• To the previous posters objecting to this article, I must say that you make the usual mistake of the last 100 years, in conflating certification by some academic hierarchy with demonstrated lack of self-interest in yet another medical topic. Since the AMA was founded in the 1830s, with the express purpose of securing State monopolies on medical practice for those the AMA’s friends certify, we have seen attempts to limit both medical practice and acknowledgement of competence spread ever wider with each new technology. Your objections to 23&Me are seen in the same vein as the last 180 years of efforts to secure market control.

    People no longer believe that there are disinterested comments coming from monopolists in general, so why should they believe it from you? The false dichotomy stated by Teresa Masters sums up your attitudes, …”Is 23&Me humanitarian or commercial?” The obvious answer being that it is, in fact, both, with all the usual attributes of *any* activity done by members of a species of large, obstreperously violent primates. Self-interest is *always present. Caveat Emptor.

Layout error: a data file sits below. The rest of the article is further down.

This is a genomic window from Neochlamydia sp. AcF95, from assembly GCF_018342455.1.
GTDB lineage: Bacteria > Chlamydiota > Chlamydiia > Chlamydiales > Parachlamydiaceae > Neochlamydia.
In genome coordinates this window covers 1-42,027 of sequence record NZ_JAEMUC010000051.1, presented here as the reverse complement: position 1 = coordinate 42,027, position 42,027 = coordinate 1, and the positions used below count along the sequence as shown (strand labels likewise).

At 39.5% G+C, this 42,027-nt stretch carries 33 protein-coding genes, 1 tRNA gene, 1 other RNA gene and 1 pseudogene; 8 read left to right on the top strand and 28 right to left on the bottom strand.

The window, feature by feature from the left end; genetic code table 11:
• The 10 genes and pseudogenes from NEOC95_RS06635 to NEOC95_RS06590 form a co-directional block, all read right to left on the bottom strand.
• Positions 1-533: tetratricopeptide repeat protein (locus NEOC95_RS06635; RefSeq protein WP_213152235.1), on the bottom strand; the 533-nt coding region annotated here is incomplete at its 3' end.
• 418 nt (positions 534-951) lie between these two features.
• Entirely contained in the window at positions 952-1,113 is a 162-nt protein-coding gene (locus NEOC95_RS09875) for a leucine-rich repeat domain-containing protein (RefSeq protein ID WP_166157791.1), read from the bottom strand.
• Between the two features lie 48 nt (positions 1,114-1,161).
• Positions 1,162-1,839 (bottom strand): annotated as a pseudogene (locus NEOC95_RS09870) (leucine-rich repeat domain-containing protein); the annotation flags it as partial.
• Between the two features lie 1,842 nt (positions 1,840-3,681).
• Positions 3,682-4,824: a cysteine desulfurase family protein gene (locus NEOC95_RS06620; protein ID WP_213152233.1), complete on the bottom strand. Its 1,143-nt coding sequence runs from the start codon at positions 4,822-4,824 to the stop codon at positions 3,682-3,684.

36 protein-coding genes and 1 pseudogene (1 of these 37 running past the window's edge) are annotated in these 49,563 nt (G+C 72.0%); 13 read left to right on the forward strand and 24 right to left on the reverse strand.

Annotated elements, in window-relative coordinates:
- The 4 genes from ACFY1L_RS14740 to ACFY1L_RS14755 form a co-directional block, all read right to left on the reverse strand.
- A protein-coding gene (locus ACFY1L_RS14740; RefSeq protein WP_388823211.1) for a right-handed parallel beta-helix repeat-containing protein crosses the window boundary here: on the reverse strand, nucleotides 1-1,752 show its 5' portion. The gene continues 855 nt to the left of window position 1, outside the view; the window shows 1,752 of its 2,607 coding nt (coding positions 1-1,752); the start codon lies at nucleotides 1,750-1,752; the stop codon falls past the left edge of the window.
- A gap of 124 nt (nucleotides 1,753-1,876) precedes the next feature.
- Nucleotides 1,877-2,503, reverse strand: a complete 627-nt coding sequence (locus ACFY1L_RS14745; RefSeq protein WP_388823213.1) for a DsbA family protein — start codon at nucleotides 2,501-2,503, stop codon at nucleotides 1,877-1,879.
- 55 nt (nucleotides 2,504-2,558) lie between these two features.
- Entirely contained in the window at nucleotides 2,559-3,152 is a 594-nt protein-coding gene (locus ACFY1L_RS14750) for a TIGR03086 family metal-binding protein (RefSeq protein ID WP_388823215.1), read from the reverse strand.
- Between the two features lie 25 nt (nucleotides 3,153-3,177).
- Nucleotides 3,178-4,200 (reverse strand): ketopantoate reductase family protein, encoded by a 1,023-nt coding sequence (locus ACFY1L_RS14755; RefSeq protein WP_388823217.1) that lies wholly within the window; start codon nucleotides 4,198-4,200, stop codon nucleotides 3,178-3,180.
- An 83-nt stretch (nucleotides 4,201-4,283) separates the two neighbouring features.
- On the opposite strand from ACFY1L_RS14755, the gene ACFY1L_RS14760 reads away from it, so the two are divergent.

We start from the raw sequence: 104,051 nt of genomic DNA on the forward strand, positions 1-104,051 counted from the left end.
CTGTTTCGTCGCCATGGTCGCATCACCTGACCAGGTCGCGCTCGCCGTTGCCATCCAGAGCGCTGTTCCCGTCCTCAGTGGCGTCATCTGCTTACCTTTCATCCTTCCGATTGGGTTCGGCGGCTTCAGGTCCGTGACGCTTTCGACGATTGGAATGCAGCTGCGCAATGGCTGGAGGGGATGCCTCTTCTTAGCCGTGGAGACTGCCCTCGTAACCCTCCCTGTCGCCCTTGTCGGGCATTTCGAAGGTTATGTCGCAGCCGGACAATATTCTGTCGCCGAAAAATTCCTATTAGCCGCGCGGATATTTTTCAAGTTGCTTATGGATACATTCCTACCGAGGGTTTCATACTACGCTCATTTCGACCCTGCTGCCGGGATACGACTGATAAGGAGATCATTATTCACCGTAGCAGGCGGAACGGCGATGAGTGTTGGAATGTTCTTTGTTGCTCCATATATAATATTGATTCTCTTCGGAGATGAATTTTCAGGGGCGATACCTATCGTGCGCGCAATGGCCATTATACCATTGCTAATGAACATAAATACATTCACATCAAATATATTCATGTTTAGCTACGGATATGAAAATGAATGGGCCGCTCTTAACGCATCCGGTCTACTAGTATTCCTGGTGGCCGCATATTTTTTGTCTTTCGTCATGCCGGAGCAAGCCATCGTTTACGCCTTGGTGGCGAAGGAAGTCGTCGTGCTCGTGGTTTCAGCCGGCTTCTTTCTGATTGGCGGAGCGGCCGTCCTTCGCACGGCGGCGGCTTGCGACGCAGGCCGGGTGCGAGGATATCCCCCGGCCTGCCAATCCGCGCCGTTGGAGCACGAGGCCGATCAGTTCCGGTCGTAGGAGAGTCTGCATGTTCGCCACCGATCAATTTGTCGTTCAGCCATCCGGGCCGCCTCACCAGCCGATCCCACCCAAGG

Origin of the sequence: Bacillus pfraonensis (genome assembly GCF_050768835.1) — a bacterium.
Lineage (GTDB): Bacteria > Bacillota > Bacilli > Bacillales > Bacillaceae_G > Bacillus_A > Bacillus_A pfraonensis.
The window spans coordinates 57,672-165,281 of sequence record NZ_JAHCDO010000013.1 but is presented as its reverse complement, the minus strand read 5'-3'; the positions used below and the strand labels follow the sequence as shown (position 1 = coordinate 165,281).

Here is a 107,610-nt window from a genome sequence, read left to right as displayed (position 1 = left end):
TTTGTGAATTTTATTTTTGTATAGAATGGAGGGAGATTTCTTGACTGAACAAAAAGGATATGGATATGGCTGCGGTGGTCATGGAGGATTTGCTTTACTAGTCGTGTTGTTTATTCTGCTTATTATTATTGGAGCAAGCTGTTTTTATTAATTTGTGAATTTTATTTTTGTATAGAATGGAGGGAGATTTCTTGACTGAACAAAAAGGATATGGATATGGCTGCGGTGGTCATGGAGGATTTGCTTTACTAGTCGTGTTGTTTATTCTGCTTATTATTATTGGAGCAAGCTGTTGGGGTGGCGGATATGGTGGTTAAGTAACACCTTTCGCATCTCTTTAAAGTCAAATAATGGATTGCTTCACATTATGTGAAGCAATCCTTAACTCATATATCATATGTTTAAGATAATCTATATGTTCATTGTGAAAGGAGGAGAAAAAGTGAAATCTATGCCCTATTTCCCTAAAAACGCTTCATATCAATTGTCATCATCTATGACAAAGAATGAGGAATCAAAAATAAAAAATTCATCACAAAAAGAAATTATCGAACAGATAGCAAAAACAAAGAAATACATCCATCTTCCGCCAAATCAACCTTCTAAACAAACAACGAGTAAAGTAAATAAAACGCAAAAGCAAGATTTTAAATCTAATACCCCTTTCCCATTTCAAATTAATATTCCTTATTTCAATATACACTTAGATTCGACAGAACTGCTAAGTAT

• I suspect the FDA reviewers think they are being kind in their attempt to protect me from information about myself, but this blatant gnostic paternalism makes me question their judgment in all areas, not just as it relates to DNA analysis. Managing my emotional well-being is not part of the FDA charter, nor is protecting me from potentially-distressing aspects of reality.

    The arguments from the healthcare professionals for suppression of this information reek of a desire to protect their income: “This data should only be available to people who pay me for a professional consultation.”

    • David D
      As one of those who earns a living by my knowledge and by charging people who need that information I have to agree with you 100%
      I have worked with the FDA for 30 years and it is a constant issue between them being a gratuitous parent looking after its flock and what it really is, an agency created to protect Americans from poor quality or poorly designed products or worse nefarious unscrupulous companies out to hurt us, period.